2. Set a git email address by entering $ git config --global "<email>"
  3. Create a secure shell (SSH) key to authenticate with GitHub by entering ssh-keygen -t rsa -C "<email>"
  4. Accept the default path of the file in which the SSH key will be saved by pressing Enter
  5. Add a passphrase if you'd like to locally encrypt the SSH key or press Enter to skip this step (I prefer to skip the passphrase and trade the risk for the convenience of not having to enter it dozens of times each day)
  6. Navigate to where the SSH key was created: /home/<username>/.ssh/
  7. Open the public key in a text editor and copy its contents
  8. Visit your Github's Settings page. Navigate to the SSH and GPG keys section, press the Add Key button, and paste in your SSH key.

Using git effectively

When I first learned about git, I found it convoluted. When I first used git, I found it daunting. However, when I began working on a development team, everything clicked—now I can't imagine life before git. But you shouldn't wait until you're developing collaboratively. While the CodeAcademy free short course is a decent introduction, the best way to learn git commands is to practice with a toy repository. Break stuff and learn how to fix them.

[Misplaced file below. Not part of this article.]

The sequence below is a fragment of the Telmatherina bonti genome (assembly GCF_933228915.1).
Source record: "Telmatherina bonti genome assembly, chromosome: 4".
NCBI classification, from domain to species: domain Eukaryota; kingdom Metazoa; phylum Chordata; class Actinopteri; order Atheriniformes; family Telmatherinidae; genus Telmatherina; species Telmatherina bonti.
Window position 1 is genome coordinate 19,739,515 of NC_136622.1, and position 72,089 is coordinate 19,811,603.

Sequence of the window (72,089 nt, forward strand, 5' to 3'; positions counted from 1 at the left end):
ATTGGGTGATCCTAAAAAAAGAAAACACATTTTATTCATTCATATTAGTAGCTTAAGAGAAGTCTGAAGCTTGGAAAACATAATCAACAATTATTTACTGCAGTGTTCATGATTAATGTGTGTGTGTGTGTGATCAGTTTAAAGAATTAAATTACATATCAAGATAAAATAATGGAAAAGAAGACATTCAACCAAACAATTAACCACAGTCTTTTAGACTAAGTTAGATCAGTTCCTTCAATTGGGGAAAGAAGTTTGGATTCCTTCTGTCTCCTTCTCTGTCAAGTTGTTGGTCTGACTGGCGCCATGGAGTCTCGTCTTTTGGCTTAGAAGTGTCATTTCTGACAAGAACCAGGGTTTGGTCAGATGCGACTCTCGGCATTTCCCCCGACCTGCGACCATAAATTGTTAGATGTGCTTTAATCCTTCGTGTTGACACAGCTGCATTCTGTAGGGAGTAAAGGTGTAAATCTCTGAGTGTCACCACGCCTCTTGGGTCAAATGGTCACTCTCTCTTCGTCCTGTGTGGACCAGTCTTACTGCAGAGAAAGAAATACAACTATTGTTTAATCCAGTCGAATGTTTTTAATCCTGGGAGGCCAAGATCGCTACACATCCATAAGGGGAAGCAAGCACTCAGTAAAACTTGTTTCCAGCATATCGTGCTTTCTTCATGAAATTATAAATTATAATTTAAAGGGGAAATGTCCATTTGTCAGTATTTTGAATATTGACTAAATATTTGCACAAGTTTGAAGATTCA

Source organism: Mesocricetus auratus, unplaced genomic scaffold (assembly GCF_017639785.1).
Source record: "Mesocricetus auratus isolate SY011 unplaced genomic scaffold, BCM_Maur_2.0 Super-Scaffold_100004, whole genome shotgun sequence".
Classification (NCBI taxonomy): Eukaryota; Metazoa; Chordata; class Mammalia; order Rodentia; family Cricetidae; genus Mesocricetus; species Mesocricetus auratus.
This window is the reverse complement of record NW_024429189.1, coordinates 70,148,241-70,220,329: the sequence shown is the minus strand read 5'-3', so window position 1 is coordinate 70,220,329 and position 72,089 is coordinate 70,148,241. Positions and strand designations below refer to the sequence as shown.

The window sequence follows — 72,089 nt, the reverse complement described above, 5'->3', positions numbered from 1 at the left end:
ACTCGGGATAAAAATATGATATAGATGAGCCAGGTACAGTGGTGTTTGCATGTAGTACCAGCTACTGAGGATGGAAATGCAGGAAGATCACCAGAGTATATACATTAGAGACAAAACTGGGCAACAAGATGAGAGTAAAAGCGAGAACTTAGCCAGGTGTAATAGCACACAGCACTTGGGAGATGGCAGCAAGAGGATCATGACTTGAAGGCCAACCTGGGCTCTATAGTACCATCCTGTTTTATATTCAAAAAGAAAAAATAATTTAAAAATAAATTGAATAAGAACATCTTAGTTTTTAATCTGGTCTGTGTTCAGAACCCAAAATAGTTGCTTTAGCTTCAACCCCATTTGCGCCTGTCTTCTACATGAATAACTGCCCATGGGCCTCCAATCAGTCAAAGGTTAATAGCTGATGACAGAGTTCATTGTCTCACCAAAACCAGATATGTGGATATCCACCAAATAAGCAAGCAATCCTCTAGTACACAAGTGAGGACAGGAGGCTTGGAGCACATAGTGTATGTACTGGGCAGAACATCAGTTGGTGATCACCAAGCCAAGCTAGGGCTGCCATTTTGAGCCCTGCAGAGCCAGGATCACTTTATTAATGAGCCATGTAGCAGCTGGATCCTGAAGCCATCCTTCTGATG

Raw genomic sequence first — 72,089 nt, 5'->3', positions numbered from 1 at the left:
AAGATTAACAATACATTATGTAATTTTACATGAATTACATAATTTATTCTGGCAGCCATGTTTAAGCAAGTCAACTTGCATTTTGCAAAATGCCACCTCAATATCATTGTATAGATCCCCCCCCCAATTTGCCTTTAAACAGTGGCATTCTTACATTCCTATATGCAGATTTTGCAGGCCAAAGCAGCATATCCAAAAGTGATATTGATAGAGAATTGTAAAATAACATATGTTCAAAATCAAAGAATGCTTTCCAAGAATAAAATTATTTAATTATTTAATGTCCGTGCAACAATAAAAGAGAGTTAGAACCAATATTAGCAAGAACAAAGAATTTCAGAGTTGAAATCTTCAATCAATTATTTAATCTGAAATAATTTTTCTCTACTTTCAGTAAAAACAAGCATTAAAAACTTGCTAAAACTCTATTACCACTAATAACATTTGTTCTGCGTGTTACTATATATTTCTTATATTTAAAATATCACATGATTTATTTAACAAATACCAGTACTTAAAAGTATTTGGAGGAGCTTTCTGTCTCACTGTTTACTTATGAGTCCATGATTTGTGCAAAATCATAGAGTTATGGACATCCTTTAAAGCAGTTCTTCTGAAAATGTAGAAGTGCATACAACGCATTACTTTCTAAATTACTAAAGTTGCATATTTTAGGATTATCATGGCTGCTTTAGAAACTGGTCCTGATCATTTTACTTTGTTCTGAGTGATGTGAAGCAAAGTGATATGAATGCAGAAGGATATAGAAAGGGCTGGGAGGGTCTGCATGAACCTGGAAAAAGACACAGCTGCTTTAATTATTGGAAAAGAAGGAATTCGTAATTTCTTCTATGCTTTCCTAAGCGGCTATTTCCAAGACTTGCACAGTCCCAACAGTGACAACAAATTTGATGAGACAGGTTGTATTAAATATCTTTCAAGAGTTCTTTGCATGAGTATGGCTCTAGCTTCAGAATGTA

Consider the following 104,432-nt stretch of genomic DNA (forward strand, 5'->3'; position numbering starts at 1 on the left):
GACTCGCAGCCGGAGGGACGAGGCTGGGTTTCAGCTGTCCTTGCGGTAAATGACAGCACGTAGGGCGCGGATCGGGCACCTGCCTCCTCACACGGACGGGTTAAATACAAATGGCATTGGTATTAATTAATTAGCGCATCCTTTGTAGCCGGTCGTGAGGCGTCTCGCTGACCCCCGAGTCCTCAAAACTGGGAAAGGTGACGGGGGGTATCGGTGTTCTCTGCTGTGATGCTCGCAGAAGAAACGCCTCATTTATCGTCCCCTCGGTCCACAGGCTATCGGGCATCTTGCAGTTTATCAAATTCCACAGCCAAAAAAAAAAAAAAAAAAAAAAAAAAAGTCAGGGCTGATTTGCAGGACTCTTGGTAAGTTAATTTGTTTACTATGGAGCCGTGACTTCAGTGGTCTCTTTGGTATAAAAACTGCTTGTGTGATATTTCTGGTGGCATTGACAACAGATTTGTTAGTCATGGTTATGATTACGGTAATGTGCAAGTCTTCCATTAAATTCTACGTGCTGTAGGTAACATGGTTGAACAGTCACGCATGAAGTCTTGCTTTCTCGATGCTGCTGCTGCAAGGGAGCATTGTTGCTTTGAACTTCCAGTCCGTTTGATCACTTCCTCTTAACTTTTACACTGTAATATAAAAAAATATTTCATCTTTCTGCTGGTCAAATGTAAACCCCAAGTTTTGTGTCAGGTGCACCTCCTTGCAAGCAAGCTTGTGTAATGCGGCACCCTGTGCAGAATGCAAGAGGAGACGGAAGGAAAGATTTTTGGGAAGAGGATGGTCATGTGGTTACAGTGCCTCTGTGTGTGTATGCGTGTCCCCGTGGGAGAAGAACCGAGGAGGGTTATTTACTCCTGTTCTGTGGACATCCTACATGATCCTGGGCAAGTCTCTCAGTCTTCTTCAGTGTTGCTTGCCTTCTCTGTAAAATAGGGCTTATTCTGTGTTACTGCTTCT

Once you have a strong grasp of git's mechanics, the next step is to understand when to commit your work. Don't wait until you've made dozens of changes to your code. For example, if you just refactored a few related lines of code, commit now. If you updated a class' docstring, it's time to commit. While this skill becomes second nature over time, the best practice is to commit smaller changes frequently.